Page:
What is the difference between £100k-a-week and £220k-a-week? Prove you want to play for us. You aren’t going to get what you get when you play for Manchester City, because we haven’t got a trillionaire owner. So unless you want to play for us, let them go because I honestly believe that we will bring in better players anyway.
TTLAB: Sticking with players that want to play for Spurs, Gareth Bale, prior to the end of the season, said he will want to discuss his future with the club; what do you think will happen their?
MH: If I was Gareth Bale, I certainly wouldn’t be looking to go and play for Barcelona. He’s a young boy and while Barcelona are the pinnacle of football at this moment in time, and they are probably the best team I have ever seen play, what is the point at 22/23 years of age going and sitting on their bench? Will he get in their team? Will he play the style that suits them?
His style is about sprinting in behind defenders and I’m not sure it will be a good move and if I was Gareth; I would be looking to spend two more years bringing up my reputation and obtaining more experience at a big club like Tottenham. But again, if he wants to leave, go. He won’t be as successful and as loved anywhere else.
TTLAB: Are there any youth team players currently coming through the ranks that are worth keeping an eye on?
Ryan Mason. I took Ryan to Spurs when he was eight years-old and he’s a brilliant player and I coached Jake Livermore for four years. The one who hasn’t quite made their name is John Bostock. I coached him at Crystal Palace for three years. John was a great player, but Ryan is a special talent. John has got to find himself back on track. As a youngster, he was quite stunning but he has just lost that single mindedness and he has got to get back to that if he wants to fulfil the potential that he had. Ryan just needs a break, but he is a brilliant player.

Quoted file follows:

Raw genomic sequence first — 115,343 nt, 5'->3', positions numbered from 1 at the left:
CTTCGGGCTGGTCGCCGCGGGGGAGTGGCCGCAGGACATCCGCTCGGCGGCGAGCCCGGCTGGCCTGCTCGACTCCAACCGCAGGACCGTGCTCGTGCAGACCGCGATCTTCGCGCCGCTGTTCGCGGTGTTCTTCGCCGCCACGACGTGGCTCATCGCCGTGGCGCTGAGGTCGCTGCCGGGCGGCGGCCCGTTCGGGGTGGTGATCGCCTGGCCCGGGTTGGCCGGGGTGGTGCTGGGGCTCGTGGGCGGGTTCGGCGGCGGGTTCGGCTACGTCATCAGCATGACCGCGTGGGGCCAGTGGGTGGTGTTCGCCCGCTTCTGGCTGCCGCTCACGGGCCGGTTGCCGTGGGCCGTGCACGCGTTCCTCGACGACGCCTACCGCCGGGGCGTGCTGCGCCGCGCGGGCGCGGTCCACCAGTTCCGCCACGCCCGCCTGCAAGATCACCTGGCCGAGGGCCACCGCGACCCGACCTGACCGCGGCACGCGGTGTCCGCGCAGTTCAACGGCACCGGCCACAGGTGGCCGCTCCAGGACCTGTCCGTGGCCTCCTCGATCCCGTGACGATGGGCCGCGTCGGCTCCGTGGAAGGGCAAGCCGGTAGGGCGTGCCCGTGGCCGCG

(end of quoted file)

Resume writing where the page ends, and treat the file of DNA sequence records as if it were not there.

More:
TTLAB: You played for both Spurs and Chelsea, however Spurs need Bayern Munich to beat Chelsea to reach the Champions League; who do you want to win?
MH: (Long pause) It’s very tough to come out and say it. I was on radio the other day and I said ‘it’s my worst case scenario because the Chelsea fans treat me unbelievably well so I have a loyalty to the Chelsea fans and I would love them to win the Champions League for the fans because they were brilliant to me.
But, if you said to me now ‘who do I want to win the Champions League?’ If Chelsea win, Spurs don’t qualify, then I apologise to the Chelsea fans, because I love them, but I would have to say Bayern Munich because it will get Spurs into the Champions League. If Spurs are going to take that next step, then Champions League is going to enable us to do it. The financial wind-fall that it gives you, the attraction from the big name stars (long pause) I want Spurs in the Champions League, full stop.
TTLAB: Talking of moving on to the next step, the Northumberland Development Project (NDP) is beginning to gain momentum; is that something that excites you?
MH: I was incredibly frustrated, angry and disappointed when we were talking about moving to East London. Supporting a football club is your life and there are people who have attended Spurs games, Manchester United games, Arsenal games and Chelsea games and for the whole of their lives. There is a history and a tradition that surrounds every football club and it’s your knowledge of the history are tradition that helps build that build that real love for the club.